As Russia invades Ukraine, amasses troops on the Polish border and threatens to use nuclear weapons, some reflections on President Joe Biden’s rejection of the Army’s findings on the bug out in Afghanistan are in order. One of the most important characteristics of effective leaders, whether in government, business or the military, is a firm grasp of reality. The best decision makers look at the facts whether they like them or not and act on them. Leaders who think they can alter reality by simply ignoring it or, worse yet, rejecting it have started down a one-way street to disaster. Such is the case with Biden.
Reality is clear. At home, Biden’s socialist policies have resulted in an unprecedented level of inflation, empty grocery store shelves, a tyrannical response to the COVID pandemic, supply-chain tie-ups and thirty members of his own party giving up their seats in Congress rather than run on his record. Yet, with his leftist house of cards collapsing all around him, Biden continues to ignore reality and claim things are going great. Americans are standing outside in the rain getting soaked while Biden sits in the Oval Office claiming it’s a bright, sunshiny day.
As bad as Biden’s rejection of domestic realities is, it pales in comparison to his rejection of the Army’s findings on the Afghanistan debacle. Why? Because his rejection of the Army’s report may have even worse consequences in the long run than his failed socialist agenda. While Biden may have learned nothing from the Army’s findings, Vladimir Putin and Xi Jinping certainly did. The most important fact they learned is Biden is a weak, feckless president who lacks the foresight, vision and courage to stand up to their expansionist plans.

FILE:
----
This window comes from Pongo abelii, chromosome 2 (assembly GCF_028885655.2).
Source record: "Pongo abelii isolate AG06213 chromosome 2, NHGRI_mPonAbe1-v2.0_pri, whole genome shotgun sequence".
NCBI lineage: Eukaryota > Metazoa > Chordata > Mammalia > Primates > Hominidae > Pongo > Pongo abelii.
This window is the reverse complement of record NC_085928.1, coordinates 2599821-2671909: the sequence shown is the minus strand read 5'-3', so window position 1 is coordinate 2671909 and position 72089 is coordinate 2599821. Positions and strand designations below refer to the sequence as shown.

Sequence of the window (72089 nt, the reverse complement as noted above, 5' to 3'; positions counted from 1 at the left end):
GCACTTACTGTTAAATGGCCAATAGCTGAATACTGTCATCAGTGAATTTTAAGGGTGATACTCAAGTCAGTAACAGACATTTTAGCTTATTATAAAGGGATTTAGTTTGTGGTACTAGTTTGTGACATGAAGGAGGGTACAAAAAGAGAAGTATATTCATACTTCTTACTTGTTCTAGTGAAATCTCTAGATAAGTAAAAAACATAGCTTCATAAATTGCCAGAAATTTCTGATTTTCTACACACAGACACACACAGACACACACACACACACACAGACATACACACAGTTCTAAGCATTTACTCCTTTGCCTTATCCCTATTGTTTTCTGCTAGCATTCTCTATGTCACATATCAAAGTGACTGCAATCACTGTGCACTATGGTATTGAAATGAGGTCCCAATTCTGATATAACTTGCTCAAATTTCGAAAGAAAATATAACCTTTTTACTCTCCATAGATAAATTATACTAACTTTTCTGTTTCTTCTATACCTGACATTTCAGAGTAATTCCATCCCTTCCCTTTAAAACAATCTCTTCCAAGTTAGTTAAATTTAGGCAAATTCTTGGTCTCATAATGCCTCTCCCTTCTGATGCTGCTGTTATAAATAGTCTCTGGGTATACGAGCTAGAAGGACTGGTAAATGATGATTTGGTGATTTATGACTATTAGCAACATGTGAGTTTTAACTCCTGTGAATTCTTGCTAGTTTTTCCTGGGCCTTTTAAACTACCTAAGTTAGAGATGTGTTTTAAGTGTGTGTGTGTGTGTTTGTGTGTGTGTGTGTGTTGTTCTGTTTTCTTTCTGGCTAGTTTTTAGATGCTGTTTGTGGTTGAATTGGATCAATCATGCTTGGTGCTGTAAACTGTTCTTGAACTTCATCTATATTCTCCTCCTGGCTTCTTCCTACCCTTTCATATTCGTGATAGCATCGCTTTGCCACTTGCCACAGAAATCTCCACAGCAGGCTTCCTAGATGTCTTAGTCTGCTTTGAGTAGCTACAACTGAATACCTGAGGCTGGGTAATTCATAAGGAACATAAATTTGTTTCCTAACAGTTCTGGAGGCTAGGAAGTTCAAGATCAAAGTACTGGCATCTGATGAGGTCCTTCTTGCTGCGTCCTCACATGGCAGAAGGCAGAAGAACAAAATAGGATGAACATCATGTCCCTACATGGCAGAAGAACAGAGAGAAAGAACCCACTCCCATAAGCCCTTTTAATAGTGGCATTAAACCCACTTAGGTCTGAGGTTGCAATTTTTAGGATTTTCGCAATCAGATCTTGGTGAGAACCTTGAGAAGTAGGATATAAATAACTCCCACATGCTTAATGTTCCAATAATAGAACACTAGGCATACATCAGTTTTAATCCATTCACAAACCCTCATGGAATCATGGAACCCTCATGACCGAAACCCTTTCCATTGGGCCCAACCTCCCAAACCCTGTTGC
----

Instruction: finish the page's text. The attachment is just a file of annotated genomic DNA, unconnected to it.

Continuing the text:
Yes, Russia could use nuclear weapons
“Nuclear war is part of our strategic culture. Yes, we would start one if our homeland, our way of life, was threatened, absolutely. Why wouldn’t we?”
That’s what a retired Russian diplomat told me on the sidelines of a Track 2 dialogue among US, Russian and Chinese experts back in 2012. And to be honest, for several years, I didn’t believe him. I took his comments as bragging, atomic machismo, if you will.
The context of the conversation was a response to a question to my Russian colleague on the subject of Moscow’s nuclear weapons doctrine and thinking. Russia for several years has believed in the concept of escalating nuclear tensions to de-escalate tensions, or what defense scholars call “escalate to de-escalate.”